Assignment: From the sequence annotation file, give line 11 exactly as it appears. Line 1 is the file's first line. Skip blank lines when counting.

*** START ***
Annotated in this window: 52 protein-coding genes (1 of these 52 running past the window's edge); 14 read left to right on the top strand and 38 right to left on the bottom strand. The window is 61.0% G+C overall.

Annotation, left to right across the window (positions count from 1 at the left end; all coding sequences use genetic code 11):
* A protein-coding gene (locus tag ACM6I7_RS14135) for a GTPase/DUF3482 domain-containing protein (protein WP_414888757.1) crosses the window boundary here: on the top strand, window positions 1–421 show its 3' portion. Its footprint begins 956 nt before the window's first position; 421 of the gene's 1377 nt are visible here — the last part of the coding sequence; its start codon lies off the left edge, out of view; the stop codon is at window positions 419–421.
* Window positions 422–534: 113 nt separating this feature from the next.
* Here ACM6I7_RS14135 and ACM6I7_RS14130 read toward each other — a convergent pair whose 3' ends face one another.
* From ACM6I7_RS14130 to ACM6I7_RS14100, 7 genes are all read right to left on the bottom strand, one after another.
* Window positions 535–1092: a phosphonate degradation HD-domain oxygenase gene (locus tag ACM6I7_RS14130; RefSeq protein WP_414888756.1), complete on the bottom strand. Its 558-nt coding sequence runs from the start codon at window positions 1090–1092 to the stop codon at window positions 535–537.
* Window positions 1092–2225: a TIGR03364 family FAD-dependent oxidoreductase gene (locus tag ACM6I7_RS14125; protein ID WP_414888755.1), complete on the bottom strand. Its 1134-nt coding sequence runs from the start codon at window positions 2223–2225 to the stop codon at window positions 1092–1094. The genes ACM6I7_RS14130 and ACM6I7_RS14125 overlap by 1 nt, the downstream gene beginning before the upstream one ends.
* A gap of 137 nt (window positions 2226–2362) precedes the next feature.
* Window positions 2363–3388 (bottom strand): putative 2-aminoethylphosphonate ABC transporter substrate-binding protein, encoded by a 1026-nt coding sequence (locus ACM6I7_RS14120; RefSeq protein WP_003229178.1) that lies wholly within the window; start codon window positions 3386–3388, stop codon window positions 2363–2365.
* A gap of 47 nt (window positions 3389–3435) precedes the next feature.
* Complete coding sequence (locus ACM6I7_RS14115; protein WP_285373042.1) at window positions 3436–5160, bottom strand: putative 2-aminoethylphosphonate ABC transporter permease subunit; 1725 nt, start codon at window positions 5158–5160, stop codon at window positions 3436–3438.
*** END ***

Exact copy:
* A gap of 47 nt (window positions 3389–3435) precedes the next feature.